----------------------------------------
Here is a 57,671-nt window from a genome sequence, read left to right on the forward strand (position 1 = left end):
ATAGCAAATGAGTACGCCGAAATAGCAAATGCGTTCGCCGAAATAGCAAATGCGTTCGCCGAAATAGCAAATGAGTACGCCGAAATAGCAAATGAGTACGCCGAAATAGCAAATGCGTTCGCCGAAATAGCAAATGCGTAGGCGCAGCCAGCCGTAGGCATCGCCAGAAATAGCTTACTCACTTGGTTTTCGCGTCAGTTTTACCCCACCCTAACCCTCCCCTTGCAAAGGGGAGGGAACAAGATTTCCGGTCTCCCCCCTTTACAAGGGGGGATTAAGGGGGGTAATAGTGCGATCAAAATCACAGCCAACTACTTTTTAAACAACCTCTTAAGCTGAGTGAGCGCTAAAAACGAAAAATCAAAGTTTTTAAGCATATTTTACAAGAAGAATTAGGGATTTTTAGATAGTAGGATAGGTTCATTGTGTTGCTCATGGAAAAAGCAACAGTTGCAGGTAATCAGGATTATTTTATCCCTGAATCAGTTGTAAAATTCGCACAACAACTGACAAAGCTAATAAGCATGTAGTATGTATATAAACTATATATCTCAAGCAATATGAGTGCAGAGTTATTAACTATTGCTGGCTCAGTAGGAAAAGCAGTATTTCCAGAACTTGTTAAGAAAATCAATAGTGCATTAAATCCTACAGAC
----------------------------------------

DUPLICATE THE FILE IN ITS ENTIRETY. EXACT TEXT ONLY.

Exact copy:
Here is a 57,671-nt window from a genome sequence, read left to right on the forward strand (position 1 = left end):
ATAGCAAATGAGTACGCCGAAATAGCAAATGCGTTCGCCGAAATAGCAAATGCGTTCGCCGAAATAGCAAATGAGTACGCCGAAATAGCAAATGAGTACGCCGAAATAGCAAATGCGTTCGCCGAAATAGCAAATGCGTAGGCGCAGCCAGCCGTAGGCATCGCCAGAAATAGCTTACTCACTTGGTTTTCGCGTCAGTTTTACCCCACCCTAACCCTCCCCTTGCAAAGGGGAGGGAACAAGATTTCCGGTCTCCCCCCTTTACAAGGGGGGATTAAGGGGGGTAATAGTGCGATCAAAATCACAGCCAACTACTTTTTAAACAACCTCTTAAGCTGAGTGAGCGCTAAAAACGAAAAATCAAAGTTTTTAAGCATATTTTACAAGAAGAATTAGGGATTTTTAGATAGTAGGATAGGTTCATTGTGTTGCTCATGGAAAAAGCAACAGTTGCAGGTAATCAGGATTATTTTATCCCTGAATCAGTTGTAAAATTCGCACAACAACTGACAAAGCTAATAAGCATGTAGTATGTATATAAACTATATATCTCAAGCAATATGAGTGCAGAGTTATTAACTATTGCTGGCTCAGTAGGAAAAGCAGTATTTCCAGAACTTGTTAAGAAAATCAATAGTGCATTAAATCCTACAGAC